I shared other quotes from this book here.

Blessings And Woes

… blessed are you … woe to you … (Luke 6:20-27). 

Blessings and woes: the positives and negatives of the Christian life. Jesus listed these back-to-back to remind us that we need to keep both of them in mind, sort of like two rails that keep us on track. 

It’s interesting to note how many of these blessings and woes are opposites of each other. It comes down to this—

there are blessings for seeking the Kingdom of God, AND there are woes for seeking our own immediate pleasure.

Notice the contrasts Jesus lists:

  • You are blessed when you seek heavenly rewards; you experience woe when your focus is earthly treasure (vv. 20, 24). 
  • You are blessed when you are driven by a hunger for God; you experience woe when your god becomes your selfish appetites (vv. 21, 25). 
  • You are blessed when you acknowledge your sin, weep over it, and repent from it; you experience woe when sin is laughed at (vv. 21, 25). 
  • You are blessed when you are hated by the world for loving God; you experience woe when you are loved by the world for loving sinful pleasures (vv. 22, 26). 

I think C.S. Lewis captured these thoughts well when he wrote in Mere Christianity, “Give yourself up and you will find your real self. Lose your life and you will save it. … Look for Christ and you will find Him, and with Him everything else thrown in.” 

Blessings for seeking Jesus and His kingdom; woes for seeking only your own kingdom. 

So how do we live blessed? Here’s what Jesus taught us (vv. 27-49)—

Love your enemies
Always do good, even (especially!) to your haters
Bless those who curse you 
Don’t fight for your rights
Be an impartial, liberal giver
Treat others the way you want to be treated 
Love and give to others without expecting a return
Be merciful
Don’t be judgmental
Give, give, and give some more
Look in the mirror at yourself first before looking out the window at others
Serve others
Check what sort of fruit your life is bearing
Build everything in your life on God’s Word

Avoid the woes AND enjoy the blessings of God!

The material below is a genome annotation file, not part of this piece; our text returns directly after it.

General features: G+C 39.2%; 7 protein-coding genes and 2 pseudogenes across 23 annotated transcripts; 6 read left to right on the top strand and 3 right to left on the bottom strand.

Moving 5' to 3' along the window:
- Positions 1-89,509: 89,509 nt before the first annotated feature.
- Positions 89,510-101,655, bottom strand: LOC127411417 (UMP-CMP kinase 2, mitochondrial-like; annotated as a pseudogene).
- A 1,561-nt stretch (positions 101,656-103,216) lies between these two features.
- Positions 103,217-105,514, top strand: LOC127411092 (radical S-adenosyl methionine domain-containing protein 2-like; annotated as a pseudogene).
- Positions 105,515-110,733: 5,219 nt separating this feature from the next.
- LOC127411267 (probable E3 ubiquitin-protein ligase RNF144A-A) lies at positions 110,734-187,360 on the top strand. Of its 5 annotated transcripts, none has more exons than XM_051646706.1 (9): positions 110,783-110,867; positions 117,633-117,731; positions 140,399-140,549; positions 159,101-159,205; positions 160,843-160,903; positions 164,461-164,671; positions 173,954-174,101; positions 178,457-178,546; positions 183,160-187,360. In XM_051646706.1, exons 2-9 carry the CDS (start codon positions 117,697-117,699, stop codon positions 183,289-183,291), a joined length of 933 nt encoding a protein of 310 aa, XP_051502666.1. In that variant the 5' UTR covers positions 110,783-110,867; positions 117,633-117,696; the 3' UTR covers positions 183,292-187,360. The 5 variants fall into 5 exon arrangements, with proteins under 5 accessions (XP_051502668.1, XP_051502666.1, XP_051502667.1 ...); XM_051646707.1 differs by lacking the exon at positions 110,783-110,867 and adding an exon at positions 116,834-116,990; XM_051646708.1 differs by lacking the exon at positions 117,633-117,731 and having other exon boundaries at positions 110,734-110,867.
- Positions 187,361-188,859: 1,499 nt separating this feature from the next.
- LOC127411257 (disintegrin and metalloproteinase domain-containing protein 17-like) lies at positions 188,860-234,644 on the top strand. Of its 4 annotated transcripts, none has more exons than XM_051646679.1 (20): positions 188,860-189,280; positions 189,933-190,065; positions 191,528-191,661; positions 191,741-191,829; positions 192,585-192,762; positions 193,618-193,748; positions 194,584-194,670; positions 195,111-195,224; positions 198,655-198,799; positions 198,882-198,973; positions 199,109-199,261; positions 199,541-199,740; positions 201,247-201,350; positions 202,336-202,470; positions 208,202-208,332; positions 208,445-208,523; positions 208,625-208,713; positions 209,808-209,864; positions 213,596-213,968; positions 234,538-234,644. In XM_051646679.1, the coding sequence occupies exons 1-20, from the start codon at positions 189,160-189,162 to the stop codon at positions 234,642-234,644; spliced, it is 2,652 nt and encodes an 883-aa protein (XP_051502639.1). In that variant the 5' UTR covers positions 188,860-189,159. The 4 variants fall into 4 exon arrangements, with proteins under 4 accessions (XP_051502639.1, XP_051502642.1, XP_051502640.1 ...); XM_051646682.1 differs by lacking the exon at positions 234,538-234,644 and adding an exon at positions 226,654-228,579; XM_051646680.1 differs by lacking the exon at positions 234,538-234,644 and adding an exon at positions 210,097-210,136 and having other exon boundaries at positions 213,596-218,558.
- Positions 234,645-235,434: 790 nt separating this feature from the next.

The Everlasting Hope In Our Everlasting Lord

It was for our benefit that God came to Earth in His First Advent, not in thunder, and lightning, and all the brilliance of His heavenly glory, but as a Baby. Otherwise, He would have been unapproachable by sinful man. 

But make no mistake about it—although born as a human baby, Jesus was still “Christ by highest heaven adored; Christ the everlasting Lord”! 

The thought of God being everlasting permeates the Scriptures:

    • He is everlasting Lord
    • He fulfills an everlasting covenant
    • so He is worthy of everlasting praise
    • His everlasting arms support us
    • and give us His everlasting love and everlasting kindness
    • His everlasting salvation gives us everlasting life, or rejecting it leads to our everlasting punishment
    • and in His presence is everlasting joy  

Charles Wesley captures this fully-God-fully-Man essence in his song Hark! The Herald Angels Sing by calling Jesus the everlasting Lord and then listing His humanness at His First Advent with phrases like offspring of a virgin’s womb, veiled in flesh, incarnate Deity, pleased as Man with men to appear, and Immanuel. 

Jesus came to earth as Man not because He was forced to, but because it fulfilled the everlasting covenant that God had planned. The writer of Hebrews explains beautifully how He became like us in all of our humanness so that He could be a merciful help to us (see Hebrews 2:10-18). 

When Matthew tells the birth story of Jesus, he includes a line pregnant with meaning: “All this took place to fulfill…” (Matthew 1:22). 

What “all this”? Just take a look at Christ’s genealogy in the opening verses of Matthew 1. You see Abraham who tried to “help” God fulfill the covenant by fathering a child with another woman; Jacob who swindled his birthright from Esau; Judah who fathered Perez through his widowed daughter-in-law, whom he thought was a prostitute; Rahab was a prostitute; Ruth was a non-Jewish foreigner; David committed adultery with Bathsheba and then had her husband killed, and from their relationship came Solomon; Solomon’s son split the kingdom in two; from Abijah to Jeconiah the kings became progressively more and more evil; from Jeconiah forward the kings were without a kingdom; and then Joseph was a prince without a throne or even the glimmer of a hope of a throne. 

Yet ALL THIS took place to fulfill God’s plan. All of history is His story! Every deed and misdeed was used by God to fulfill His everlasting plan of redemption. Jesus had a very human family tree so that none of us could be outside His merciful reach.

What’s your genealogy like? More good than bad? What about your own history? More mess ups than positives? Nothing in your genealogy—past or present—can ever stop our everlasting Lord from fulfilling His everlasting covenant with YOU (Romans 8:28)! 

Christ’s genealogy is proof that your genealogy is no hindrance to His everlasting plan! 

It may appear He is late in time, but behold Him come at just the right time. Accept Him as your everlasting Lord, lean on His everlasting arms, and bask in His everlasting joy. 

Jesus—our Immanuel here—came so you could have all of God’s everlastingness! 

Join me this Sunday as we continue to look at the amazing messages in our old familiar Christmas carols.